Many modern writers have claimed that the downfall of this humanistic pursuit came at the hands of the Protestant Reformers. Yet, the legacy of Johann Sturm (pictured above), rector of the Strasbourg Gymnasium and friend of Martin Bucer and John Calvin, fights against this notion. As Tinsley points out, Sturm’s program for the reform of education in Strasbourg was thoroughly humanistic. Sturm’s goal was to educate the youth in the liberal arts so that they might be able “to move freely about in all writers without an interpreter.” (De literarum ludis, 185) These authors included only classical authors: Vergil, Horace, Terrence, Plautus, Caesar, Sallust, and most importantly, Cicero. There was to be one class on catechetical instruction but the remainder of the student’s education would be from the classics. The impetus for this primarily pagan education was due to Sturm’s belief that he shared with other Reformers and Renaissance thinkers, the belief that the classical artists were divinely inspired. Tinsley notes:

[T]he approach to “godly things” and to religion was to be gained primarily by studying literature and language; to a lesser degree by studying Scripture and the apostles. Dogma as such (except for catechism) was largely ignored. how this learned piety affected pedagogy is difficult to determine, since the pedagogical writings offer little explanation. They do suggest that the emphasis was on classical authors, not Christian ones. Sturm held the traditional humanist attitude towards classical writers, which was that they were divinely inspired, hence, not opposed to Christian teaching. Indeed, they were necessary to understand God and his religion properly. (Tinsley, p. 29.)

For Sturm, a perfected Christendom will not be realized without the aid of the classics in directing Christians in the proper method of thought and speech. God has provided a helpful handmaiden for his church, a handmaiden who possess the divine secrets of a well-ordered society. According to Sturm, the loss of ornate speaking in a society signifies an ethical problem, laziness and self-indulgence. He follows other humanists in seeing the commentaries of the scholastics as we may see “cliff-notes” the bane of the English professor who wants to remove all temptations toward academic laziness (though he encouraged the reading of commentaries outside of school). There is a reason why a rhetor should steer away from Barbarisms. The Barbarians were an unethical and uncivilized people. For a man like Sturm, prudence and rhetoric walk hand-in-hand.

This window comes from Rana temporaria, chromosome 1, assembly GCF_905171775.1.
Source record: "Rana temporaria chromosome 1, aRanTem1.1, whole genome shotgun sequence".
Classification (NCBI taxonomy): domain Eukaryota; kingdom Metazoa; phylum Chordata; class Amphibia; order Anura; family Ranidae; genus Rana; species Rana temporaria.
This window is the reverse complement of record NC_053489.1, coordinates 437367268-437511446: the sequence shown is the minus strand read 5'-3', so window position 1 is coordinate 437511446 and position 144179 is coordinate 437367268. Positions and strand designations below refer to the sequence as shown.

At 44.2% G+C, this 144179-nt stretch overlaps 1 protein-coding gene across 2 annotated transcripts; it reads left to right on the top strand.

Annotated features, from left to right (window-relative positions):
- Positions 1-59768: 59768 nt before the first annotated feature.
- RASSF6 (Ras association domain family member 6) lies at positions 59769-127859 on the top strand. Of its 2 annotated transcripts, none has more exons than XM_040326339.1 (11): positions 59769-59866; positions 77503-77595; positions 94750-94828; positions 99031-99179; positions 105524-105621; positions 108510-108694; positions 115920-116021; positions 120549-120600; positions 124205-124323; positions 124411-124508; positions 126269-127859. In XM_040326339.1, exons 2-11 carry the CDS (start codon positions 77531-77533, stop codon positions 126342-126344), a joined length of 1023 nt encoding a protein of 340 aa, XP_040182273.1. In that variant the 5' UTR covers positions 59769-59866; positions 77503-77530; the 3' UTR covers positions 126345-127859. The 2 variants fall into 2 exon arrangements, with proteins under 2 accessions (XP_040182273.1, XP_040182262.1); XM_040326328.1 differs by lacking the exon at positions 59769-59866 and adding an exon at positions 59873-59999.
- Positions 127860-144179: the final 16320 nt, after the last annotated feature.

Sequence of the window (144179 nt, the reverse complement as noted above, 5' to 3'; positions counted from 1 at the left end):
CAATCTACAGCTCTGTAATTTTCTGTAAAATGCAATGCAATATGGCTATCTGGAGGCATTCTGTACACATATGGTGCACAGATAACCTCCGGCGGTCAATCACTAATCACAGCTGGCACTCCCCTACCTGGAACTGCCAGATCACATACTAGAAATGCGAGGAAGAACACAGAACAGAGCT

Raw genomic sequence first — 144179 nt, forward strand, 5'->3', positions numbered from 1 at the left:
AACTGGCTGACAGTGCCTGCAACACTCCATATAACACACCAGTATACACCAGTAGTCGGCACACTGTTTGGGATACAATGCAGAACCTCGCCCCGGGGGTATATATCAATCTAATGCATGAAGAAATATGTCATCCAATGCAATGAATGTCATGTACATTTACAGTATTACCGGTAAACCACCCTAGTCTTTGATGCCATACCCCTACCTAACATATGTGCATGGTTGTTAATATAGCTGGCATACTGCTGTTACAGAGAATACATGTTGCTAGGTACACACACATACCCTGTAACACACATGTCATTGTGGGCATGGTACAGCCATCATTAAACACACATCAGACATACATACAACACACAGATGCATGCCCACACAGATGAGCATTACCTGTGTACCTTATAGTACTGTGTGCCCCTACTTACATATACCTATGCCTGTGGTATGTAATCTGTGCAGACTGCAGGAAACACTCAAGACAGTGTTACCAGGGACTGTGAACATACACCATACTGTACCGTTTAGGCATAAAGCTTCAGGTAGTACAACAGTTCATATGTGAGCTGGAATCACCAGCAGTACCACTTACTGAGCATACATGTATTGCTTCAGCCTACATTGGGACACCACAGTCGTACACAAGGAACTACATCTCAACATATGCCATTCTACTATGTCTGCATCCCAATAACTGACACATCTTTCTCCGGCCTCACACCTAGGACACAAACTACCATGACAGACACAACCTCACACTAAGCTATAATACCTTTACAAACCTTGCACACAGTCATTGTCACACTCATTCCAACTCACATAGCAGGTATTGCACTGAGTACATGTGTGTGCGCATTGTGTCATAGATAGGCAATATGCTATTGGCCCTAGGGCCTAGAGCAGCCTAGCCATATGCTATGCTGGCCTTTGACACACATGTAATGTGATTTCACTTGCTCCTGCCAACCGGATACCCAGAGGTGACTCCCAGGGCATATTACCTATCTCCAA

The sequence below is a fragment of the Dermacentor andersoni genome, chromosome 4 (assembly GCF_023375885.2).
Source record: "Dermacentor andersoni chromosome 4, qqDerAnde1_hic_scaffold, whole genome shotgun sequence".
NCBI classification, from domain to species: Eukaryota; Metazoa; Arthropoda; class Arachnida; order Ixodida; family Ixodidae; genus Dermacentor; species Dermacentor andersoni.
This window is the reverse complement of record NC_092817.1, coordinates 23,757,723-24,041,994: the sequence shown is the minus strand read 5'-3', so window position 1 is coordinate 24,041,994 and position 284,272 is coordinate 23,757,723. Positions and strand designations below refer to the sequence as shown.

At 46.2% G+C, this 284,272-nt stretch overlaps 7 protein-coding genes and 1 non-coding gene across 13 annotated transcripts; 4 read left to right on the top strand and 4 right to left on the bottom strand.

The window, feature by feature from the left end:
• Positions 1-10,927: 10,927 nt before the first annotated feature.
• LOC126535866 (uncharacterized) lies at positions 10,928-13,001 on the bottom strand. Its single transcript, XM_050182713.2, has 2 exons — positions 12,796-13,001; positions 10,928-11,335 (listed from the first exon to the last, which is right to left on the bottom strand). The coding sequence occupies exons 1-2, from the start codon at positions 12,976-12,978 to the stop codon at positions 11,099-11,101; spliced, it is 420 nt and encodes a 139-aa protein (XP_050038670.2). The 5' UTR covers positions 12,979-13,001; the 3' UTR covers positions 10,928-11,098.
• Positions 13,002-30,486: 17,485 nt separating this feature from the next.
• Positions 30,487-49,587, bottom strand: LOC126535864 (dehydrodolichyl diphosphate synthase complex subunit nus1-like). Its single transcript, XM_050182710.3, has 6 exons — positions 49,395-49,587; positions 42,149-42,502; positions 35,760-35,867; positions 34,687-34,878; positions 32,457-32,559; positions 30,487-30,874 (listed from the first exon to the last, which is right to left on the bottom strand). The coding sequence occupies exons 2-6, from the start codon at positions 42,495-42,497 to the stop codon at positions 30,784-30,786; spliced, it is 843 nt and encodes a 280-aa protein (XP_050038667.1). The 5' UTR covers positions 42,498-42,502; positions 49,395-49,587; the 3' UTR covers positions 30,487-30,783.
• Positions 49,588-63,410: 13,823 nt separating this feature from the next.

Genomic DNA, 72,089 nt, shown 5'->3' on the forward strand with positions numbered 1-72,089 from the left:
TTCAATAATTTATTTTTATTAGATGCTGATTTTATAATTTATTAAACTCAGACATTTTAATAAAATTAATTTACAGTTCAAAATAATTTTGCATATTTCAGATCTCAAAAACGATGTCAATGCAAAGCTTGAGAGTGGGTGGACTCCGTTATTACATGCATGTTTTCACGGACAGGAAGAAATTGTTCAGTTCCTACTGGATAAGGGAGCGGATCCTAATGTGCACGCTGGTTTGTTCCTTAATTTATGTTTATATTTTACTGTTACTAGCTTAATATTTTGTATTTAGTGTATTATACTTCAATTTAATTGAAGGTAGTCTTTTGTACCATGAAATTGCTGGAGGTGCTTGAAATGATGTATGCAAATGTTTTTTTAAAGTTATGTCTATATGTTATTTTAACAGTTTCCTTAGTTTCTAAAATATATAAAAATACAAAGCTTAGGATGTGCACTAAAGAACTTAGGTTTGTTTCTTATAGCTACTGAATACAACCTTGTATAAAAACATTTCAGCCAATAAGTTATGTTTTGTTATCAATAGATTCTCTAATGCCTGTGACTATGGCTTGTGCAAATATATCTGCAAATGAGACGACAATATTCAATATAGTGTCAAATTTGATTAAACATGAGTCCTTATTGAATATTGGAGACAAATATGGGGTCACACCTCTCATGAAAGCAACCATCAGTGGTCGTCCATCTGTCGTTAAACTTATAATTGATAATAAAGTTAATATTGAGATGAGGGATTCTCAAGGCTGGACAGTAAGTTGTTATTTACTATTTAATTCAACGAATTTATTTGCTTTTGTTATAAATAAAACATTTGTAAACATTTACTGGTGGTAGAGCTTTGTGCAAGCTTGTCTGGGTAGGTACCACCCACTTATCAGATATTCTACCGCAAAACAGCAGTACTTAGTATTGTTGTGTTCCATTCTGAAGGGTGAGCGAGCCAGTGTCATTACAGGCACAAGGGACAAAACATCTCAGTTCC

However, Sturm did not consider the education of his day as a “rebirth” of classical learning. He believed there to be much potential in Europe, yet he was not without his criticisms. He asks, “What if Socrates were living today?” and responds, “He could find nobody in letters and in that philosophy now whom he could compare with those [his contemporaries].” (On the Lost Art of Speaking, in Johann Sturm on Education, p. 123.)

To speak briefly, the minds of our people have been corrupted and the philosophy of living vitiated. For though many are gifted with ready understanding during adolescence, how few remain who are not softened by self indulgence, or if able to avoid that, remain in letters and do not turn to profitable arts before they have acquired even an elementary education? . . . Nothing is so inimical to study as self-indulgence and softness of the spirit, even though the former furnishes too weak a defense of our morals and the latter is believed to be the very reward of virtue and is for the most part desired. But not only … have vices and haste led us away from the good, but also inasmuch as Latin is not so highly regarded in the city-states as formerly, and is used only by a few and that faultily, that approach is not so feasible for elementary instruction as once was. And if it were, we have sill lost it: it is now more rude and less pleasing. This being the case, speech has also been changed and conversation once pure and Roman, ornate and learned, is now impure and foreign, rude and unlearned. (ibid., 125, 126)

Sturm may sound like an elitist in this diatribe against the lack of education in letters in his day, and especially for the castigation of Medieval Latin. Yet, we must remember that Sturm has a biblical view of human behavior. The external acts reflect that which is in the heart. A society that looks scornfully at or simply ignores the art of speaking a pure Latin tongue is a society that sees perfection as an easy pursuit and has satisfied itself with mediocrity. Sturm continues with an omen of things to come if the way of self-indulgence is pursued:

For since the use of eloquence is great in all the arts, especially in theology and political science, as long as we do not possess, properly practice or cultivate rhetoric, so long too shall we not see our people produce anything that is polished in speech, elaborated by industry, or ornamented by abundance and variety. (ibid.)

In other words, as long as we are satisfied with mediocre Latin and a mediocre language we will only be able to achieve a mediocre society, which, especially during Sturm’s day, is a society headed for destruction. Thus, Sturm made it his goal to reverse this poor situation and work on the reunification of Christendom through the education of the youth in pure Latin and rhetoric. He followed Crassus in implementing nine areas in which the faculty of speaking consists.